West Virginia is one of the most rural states, and West Virginians think of their counties as home in the way urban Americans think of their cities or neighborhoods. County government provides the basic level of government service for most of us. Three-member elected county commissions govern 54 of the 55 counties, while an elected five-member commission governs Jefferson County. England, from which America got the foundation for its governmental structure, at an early date developed shires (now called counties) as administrative subdivisions to govern its rural areas. Virginia adopted the English county system from its early colonial period. West Virginia, after briefly experimenting with the New England township system under the original 1863 state constitution, reaffirmed the Virginia model in the constitution of 1872, which is still in force.
West Virginia county commissions combine administrative, legislative, and minor judicial functions in the one body, so the principle of separation of powers does not prevail. The major functions served by county commissions are to provide general governmental services, such as police and fire protection, health and welfare services, culture and recreation, social services, and education. The main revenue source is the real property tax. Others are the personal property tax, natural resource severance taxes, user fees, and the hotel occupancy tax.
Until November 5, 1974, West Virginia counties were governed by so-called county courts. On that date, voters ratified the Judicial Reorganization Amendment. This amendment to the state constitution moved sections pertaining to county commissions from the part of the constitution dealing with the judiciary to another article dealing with counties. The amendment changed the name ‘‘county court’’ to ‘‘county commission’’ because the governing bodies of counties were not courts, but rather administrative governing bodies. By force of habit, many West Virginians still refer to their county government as the county court.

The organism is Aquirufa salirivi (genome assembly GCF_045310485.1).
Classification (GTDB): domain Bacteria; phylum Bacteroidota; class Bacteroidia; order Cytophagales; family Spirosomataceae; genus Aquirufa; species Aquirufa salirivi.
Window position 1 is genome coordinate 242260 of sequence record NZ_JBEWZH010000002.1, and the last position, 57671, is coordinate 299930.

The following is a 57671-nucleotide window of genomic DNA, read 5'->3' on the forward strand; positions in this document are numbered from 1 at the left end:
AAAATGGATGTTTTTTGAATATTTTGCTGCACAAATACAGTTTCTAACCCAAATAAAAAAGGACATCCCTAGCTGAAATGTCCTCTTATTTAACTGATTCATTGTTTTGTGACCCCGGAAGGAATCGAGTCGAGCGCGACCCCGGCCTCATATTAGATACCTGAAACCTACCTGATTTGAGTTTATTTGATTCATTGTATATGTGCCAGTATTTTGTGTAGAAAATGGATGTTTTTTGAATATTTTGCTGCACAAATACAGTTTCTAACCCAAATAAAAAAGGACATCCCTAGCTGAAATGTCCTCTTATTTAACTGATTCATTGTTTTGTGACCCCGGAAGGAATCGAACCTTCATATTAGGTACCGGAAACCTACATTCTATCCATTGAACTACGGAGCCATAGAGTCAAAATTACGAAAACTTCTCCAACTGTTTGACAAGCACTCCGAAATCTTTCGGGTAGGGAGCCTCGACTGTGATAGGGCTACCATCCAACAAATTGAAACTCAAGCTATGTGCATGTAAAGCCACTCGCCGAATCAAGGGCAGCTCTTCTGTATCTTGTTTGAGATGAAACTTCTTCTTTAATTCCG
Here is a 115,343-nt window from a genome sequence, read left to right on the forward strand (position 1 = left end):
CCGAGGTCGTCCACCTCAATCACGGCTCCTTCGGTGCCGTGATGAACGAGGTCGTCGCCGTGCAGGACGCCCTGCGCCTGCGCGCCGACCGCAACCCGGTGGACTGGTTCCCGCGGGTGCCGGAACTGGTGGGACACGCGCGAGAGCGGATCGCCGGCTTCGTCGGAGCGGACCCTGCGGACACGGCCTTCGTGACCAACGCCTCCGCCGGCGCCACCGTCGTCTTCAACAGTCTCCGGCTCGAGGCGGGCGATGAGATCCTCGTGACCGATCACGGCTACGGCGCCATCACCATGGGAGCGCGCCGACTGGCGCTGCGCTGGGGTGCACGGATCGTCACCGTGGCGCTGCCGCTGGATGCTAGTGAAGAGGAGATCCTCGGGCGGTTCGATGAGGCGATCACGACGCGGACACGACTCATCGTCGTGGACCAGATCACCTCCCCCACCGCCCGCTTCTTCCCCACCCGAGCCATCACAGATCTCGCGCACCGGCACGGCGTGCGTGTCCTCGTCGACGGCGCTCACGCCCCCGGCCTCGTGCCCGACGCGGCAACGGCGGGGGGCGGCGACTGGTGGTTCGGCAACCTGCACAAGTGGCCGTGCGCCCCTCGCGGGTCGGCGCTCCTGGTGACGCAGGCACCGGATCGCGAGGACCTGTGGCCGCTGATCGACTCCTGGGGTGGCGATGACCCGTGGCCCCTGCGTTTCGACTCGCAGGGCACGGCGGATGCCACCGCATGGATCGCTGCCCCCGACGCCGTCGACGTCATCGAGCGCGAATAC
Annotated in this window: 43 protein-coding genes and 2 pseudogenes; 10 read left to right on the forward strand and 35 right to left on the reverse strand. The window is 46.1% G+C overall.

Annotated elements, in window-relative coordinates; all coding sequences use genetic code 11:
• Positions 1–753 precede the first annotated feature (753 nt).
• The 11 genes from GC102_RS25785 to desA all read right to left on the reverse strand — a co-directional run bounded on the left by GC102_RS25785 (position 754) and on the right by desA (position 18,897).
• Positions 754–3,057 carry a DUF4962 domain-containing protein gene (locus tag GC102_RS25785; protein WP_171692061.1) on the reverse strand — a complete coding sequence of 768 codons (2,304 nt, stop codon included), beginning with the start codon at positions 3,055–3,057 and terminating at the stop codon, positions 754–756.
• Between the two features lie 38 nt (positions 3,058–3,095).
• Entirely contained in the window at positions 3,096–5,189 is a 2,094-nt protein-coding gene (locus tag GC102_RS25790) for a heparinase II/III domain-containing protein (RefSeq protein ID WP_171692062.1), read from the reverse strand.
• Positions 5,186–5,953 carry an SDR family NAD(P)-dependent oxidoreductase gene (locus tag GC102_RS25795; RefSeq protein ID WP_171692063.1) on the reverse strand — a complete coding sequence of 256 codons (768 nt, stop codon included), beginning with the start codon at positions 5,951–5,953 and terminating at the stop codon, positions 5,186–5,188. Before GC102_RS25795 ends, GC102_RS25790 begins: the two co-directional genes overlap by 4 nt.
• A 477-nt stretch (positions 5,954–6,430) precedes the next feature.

In addition to the county commissioners, each county has a number of other elected officials. The sheriff is the chief law enforcement officer and also responsible for collecting taxes levied by the county. The prosecuting attorney is the chief legal officer of the county and prosecutes both civil and criminal cases on behalf of the public, is responsible for providing legal advice to county agencies, and represents the state in certain legal matters. The clerk of the circuit court carries out administrative functions for the circuit court system, including maintaining records and various duties with regard to juries, and serves as an election officer to prepare ballots for elections and conduct absentee voting. The county clerk is the chief record keeper for the county commission, maintains vital statistics, records land transactions and wills, and serves as the chief voter registration official for the county. The assessor sets values for real and personal property for purposes of taxation and maintains records pertaining to those values.
This Article was written by Donald R. Andrews
Last Revised on July 24, 2012